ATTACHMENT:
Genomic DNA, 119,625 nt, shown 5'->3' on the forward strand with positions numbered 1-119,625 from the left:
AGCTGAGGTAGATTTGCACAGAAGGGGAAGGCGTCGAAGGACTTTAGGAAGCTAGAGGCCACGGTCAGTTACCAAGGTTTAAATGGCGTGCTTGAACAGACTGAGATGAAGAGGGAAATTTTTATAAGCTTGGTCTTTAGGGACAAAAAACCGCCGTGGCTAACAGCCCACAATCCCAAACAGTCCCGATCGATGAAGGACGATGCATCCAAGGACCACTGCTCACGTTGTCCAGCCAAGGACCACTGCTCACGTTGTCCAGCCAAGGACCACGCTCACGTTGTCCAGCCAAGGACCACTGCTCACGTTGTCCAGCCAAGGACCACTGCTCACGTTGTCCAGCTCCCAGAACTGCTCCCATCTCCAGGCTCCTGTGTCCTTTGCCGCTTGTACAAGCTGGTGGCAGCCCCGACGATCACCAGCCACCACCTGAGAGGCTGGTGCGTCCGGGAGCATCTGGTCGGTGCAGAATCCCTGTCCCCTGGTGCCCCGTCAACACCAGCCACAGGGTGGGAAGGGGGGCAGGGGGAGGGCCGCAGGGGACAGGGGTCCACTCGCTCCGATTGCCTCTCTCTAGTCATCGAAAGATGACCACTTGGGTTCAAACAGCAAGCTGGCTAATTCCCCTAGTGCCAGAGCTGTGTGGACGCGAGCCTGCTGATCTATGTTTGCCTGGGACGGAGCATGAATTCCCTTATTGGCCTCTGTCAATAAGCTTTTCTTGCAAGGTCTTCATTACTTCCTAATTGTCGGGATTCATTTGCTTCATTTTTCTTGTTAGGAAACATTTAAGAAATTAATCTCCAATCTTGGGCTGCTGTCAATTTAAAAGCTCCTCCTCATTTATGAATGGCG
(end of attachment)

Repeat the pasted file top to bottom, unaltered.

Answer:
Genomic DNA, 119,625 nt, shown 5'->3' on the forward strand with positions numbered 1-119,625 from the left:
AGCTGAGGTAGATTTGCACAGAAGGGGAAGGCGTCGAAGGACTTTAGGAAGCTAGAGGCCACGGTCAGTTACCAAGGTTTAAATGGCGTGCTTGAACAGACTGAGATGAAGAGGGAAATTTTTATAAGCTTGGTCTTTAGGGACAAAAAACCGCCGTGGCTAACAGCCCACAATCCCAAACAGTCCCGATCGATGAAGGACGATGCATCCAAGGACCACTGCTCACGTTGTCCAGCCAAGGACCACTGCTCACGTTGTCCAGCCAAGGACCACGCTCACGTTGTCCAGCCAAGGACCACTGCTCACGTTGTCCAGCCAAGGACCACTGCTCACGTTGTCCAGCTCCCAGAACTGCTCCCATCTCCAGGCTCCTGTGTCCTTTGCCGCTTGTACAAGCTGGTGGCAGCCCCGACGATCACCAGCCACCACCTGAGAGGCTGGTGCGTCCGGGAGCATCTGGTCGGTGCAGAATCCCTGTCCCCTGGTGCCCCGTCAACACCAGCCACAGGGTGGGAAGGGGGGCAGGGGGAGGGCCGCAGGGGACAGGGGTCCACTCGCTCCGATTGCCTCTCTCTAGTCATCGAAAGATGACCACTTGGGTTCAAACAGCAAGCTGGCTAATTCCCCTAGTGCCAGAGCTGTGTGGACGCGAGCCTGCTGATCTATGTTTGCCTGGGACGGAGCATGAATTCCCTTATTGGCCTCTGTCAATAAGCTTTTCTTGCAAGGTCTTCATTACTTCCTAATTGTCGGGATTCATTTGCTTCATTTTTCTTGTTAGGAAACATTTAAGAAATTAATCTCCAATCTTGGGCTGCTGTCAATTTAAAAGCTCCTCCTCATTTATGAATGGCG